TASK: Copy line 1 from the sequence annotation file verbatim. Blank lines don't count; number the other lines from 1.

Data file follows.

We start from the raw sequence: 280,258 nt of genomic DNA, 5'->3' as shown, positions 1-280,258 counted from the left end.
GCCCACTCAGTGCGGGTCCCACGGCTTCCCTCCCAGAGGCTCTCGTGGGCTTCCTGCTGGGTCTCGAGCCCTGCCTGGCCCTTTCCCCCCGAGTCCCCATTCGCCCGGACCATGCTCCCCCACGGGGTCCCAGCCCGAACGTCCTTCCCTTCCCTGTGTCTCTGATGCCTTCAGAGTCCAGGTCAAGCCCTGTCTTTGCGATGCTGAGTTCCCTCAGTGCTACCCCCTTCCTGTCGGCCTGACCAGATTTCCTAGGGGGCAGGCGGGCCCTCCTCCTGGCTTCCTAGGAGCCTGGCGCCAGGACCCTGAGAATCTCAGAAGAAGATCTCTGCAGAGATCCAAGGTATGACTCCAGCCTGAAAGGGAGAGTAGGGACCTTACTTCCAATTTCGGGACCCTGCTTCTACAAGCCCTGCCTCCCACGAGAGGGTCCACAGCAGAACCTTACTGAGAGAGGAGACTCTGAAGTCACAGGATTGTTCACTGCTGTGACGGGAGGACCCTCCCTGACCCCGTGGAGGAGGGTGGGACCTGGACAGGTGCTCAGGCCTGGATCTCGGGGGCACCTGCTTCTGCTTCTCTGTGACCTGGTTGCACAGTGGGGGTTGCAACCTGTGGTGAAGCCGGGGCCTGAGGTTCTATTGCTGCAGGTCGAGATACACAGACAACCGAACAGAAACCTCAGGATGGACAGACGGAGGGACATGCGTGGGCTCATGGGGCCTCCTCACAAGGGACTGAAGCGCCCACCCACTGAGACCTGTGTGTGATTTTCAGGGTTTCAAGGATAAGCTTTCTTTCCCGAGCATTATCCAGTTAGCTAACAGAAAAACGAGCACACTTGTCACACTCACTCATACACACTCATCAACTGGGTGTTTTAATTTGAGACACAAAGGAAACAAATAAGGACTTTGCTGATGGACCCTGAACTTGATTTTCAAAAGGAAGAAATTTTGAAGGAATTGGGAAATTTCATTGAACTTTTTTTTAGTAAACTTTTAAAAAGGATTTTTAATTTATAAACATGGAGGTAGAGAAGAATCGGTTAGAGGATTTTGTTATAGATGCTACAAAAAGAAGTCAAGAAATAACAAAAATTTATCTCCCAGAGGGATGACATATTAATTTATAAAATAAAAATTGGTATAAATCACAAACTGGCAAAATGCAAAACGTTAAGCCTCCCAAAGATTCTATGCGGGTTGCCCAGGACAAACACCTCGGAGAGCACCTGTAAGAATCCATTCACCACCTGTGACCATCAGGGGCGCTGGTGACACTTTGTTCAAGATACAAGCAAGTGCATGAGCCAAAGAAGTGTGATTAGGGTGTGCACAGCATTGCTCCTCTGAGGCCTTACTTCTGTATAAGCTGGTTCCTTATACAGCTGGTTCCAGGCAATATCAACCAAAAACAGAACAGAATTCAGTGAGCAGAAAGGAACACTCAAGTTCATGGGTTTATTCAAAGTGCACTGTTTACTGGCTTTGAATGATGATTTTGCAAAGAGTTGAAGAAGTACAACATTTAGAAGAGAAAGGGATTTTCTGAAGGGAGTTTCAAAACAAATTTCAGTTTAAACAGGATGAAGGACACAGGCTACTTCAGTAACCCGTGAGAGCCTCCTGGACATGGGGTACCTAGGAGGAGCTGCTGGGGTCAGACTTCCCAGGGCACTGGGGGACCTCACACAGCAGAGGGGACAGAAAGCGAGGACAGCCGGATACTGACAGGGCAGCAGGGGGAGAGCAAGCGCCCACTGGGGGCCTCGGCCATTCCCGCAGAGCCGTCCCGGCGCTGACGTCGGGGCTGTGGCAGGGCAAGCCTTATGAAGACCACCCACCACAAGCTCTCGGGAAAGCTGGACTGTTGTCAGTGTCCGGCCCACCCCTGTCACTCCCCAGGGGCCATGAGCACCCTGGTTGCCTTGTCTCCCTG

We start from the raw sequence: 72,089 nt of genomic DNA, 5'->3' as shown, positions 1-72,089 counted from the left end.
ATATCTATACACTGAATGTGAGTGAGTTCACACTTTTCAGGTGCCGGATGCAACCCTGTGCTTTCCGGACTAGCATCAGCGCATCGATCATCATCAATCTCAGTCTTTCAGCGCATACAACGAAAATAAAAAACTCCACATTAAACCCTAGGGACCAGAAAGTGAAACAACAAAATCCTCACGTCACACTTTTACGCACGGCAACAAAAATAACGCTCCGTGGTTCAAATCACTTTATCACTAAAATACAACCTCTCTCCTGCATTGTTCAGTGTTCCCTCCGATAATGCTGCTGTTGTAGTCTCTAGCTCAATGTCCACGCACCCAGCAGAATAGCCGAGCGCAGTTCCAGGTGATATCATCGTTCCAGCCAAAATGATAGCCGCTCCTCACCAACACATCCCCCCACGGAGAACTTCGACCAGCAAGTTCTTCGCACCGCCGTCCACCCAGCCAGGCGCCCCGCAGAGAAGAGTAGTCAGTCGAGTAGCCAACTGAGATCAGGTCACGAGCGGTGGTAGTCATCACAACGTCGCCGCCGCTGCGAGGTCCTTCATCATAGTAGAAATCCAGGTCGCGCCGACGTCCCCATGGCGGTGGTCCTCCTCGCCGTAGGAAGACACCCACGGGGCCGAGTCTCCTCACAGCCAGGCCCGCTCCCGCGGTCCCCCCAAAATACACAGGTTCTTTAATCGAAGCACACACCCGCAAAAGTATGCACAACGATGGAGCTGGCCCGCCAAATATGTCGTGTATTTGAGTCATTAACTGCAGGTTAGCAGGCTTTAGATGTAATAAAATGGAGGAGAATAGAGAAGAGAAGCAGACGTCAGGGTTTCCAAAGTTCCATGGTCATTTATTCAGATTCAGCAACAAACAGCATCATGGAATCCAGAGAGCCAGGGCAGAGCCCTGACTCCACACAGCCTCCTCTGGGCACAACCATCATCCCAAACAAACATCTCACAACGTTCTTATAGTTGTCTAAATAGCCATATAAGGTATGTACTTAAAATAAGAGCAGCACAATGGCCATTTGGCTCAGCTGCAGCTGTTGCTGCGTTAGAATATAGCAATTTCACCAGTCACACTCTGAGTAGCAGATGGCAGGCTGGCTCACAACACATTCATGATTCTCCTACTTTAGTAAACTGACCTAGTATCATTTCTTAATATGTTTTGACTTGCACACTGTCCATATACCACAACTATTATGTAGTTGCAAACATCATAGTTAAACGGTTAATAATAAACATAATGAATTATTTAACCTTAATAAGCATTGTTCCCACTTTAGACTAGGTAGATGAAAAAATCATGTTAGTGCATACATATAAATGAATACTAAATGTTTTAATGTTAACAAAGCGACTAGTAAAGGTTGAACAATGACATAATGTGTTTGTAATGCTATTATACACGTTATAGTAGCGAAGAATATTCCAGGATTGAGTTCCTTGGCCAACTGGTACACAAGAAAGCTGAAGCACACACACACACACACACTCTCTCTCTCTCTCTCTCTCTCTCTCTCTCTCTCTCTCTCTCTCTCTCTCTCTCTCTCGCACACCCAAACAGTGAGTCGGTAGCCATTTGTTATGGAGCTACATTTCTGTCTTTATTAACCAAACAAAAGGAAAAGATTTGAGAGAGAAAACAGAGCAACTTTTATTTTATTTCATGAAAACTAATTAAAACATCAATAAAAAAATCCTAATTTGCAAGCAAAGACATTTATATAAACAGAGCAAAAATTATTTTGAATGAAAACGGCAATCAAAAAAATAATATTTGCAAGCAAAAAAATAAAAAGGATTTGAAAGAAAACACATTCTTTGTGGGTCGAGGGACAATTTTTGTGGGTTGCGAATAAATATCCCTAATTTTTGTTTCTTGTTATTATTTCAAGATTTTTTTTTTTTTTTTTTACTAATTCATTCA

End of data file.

We start from the raw sequence: 280,258 nt of genomic DNA, 5'->3' as shown, positions 1-280,258 counted from the left end.